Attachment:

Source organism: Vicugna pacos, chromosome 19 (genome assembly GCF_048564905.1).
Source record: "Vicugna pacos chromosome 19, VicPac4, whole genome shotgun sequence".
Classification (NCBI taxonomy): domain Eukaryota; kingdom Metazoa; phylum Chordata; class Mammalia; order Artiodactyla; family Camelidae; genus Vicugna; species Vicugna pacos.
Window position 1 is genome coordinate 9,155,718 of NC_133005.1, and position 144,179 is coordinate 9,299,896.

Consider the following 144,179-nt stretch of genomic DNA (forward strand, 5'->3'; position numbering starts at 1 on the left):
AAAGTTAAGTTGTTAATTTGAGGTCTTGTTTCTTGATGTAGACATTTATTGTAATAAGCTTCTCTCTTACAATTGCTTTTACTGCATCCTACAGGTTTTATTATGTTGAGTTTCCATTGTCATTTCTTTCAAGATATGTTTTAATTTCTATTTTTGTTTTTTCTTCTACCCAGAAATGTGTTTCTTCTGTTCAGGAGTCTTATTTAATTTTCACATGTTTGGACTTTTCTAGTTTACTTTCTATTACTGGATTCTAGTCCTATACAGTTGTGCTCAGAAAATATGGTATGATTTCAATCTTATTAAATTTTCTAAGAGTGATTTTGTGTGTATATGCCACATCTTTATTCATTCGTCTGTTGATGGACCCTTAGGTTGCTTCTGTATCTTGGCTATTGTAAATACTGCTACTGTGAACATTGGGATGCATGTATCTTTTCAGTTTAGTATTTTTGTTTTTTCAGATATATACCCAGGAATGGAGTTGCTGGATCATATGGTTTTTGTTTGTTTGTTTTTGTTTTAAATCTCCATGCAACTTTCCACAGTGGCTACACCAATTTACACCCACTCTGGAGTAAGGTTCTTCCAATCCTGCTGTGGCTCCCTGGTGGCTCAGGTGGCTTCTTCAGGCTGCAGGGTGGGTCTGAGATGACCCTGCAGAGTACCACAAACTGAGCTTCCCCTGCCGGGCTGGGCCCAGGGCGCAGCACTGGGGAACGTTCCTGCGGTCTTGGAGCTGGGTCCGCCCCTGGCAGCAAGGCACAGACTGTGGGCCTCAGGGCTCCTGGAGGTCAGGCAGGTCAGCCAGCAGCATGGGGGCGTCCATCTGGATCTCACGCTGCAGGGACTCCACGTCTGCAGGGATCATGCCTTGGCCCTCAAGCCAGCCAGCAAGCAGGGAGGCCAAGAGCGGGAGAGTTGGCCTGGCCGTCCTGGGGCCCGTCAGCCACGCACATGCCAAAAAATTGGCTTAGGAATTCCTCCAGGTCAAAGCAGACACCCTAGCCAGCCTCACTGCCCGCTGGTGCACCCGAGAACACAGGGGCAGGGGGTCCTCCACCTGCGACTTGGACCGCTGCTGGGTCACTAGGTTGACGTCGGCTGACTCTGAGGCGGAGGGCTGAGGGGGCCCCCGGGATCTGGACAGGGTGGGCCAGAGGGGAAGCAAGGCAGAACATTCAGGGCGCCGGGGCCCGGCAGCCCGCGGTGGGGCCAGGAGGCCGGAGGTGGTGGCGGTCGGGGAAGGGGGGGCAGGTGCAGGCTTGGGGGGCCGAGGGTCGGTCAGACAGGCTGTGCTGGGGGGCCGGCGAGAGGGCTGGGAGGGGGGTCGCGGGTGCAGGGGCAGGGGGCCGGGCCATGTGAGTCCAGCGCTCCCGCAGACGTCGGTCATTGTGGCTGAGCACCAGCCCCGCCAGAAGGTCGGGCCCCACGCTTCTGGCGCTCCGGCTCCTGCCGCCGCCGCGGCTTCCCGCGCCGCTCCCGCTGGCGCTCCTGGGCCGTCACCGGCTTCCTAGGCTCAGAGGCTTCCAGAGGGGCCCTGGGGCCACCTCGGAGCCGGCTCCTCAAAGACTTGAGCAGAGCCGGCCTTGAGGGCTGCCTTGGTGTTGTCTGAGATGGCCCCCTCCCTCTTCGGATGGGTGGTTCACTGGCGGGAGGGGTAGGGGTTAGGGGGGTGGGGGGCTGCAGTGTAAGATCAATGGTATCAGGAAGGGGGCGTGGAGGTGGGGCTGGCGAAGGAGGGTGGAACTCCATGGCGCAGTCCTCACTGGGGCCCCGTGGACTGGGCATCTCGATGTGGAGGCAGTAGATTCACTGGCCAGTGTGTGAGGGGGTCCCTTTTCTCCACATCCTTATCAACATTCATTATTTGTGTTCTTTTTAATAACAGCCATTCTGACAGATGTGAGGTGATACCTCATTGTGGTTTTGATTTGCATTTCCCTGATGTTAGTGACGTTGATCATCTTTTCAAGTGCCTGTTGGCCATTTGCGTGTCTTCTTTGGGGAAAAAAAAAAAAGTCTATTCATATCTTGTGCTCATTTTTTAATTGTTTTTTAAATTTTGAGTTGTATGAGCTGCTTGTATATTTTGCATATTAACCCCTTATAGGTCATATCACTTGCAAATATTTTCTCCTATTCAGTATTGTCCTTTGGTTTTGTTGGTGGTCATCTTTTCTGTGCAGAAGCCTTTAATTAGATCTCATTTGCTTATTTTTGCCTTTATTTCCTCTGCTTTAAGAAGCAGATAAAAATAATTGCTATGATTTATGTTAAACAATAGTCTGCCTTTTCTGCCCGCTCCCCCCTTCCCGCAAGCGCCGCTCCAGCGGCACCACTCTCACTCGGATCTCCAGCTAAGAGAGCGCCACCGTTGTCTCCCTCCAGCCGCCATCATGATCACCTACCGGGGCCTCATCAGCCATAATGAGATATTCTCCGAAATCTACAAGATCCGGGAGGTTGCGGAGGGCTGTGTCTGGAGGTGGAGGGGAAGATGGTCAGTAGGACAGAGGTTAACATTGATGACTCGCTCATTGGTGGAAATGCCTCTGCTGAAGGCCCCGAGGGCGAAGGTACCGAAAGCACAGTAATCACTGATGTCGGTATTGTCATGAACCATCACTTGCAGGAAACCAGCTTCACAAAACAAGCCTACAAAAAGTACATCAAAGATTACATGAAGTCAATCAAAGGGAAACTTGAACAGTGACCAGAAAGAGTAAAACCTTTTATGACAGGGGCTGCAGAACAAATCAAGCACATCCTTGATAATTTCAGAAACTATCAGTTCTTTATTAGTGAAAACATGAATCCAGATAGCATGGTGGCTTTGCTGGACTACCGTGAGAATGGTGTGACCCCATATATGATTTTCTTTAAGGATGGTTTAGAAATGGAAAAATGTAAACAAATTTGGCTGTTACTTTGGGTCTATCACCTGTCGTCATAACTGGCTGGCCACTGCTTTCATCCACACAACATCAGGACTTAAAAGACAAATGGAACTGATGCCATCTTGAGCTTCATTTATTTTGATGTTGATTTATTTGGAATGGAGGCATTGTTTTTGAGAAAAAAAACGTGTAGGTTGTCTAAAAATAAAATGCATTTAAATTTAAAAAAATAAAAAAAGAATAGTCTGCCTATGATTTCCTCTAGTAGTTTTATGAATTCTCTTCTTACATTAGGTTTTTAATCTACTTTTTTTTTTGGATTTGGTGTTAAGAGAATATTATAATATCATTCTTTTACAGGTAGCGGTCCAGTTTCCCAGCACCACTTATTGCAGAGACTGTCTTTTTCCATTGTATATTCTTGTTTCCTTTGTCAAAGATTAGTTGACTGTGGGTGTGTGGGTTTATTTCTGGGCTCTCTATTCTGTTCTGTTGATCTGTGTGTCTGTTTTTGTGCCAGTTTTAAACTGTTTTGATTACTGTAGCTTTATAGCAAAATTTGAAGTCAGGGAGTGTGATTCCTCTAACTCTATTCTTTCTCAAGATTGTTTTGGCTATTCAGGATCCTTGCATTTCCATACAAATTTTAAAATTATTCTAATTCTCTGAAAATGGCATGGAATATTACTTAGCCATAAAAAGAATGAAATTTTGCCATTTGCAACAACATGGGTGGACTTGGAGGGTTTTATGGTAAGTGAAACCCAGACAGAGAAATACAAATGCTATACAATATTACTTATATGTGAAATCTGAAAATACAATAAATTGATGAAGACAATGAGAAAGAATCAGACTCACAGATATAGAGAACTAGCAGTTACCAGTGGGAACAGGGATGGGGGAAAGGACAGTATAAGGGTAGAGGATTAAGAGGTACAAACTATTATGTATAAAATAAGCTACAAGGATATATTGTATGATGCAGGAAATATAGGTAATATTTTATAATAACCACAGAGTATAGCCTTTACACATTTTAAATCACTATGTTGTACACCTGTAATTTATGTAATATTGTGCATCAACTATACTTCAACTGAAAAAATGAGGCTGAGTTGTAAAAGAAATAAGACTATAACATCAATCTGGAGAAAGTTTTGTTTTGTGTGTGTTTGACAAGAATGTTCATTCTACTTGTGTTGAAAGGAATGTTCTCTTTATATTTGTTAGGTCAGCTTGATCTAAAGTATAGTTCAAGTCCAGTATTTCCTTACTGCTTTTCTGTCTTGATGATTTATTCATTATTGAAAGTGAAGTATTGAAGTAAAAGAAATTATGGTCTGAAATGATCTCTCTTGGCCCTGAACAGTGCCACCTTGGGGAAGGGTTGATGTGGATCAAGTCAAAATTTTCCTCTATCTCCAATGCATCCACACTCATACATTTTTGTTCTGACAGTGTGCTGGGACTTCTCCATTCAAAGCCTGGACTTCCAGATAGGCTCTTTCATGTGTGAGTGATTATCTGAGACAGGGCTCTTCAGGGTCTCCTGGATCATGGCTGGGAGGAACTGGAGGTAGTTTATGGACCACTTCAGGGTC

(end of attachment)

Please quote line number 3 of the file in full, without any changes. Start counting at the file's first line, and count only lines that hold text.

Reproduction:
Classification (NCBI taxonomy): domain Eukaryota; kingdom Metazoa; phylum Chordata; class Mammalia; order Artiodactyla; family Camelidae; genus Vicugna; species Vicugna pacos.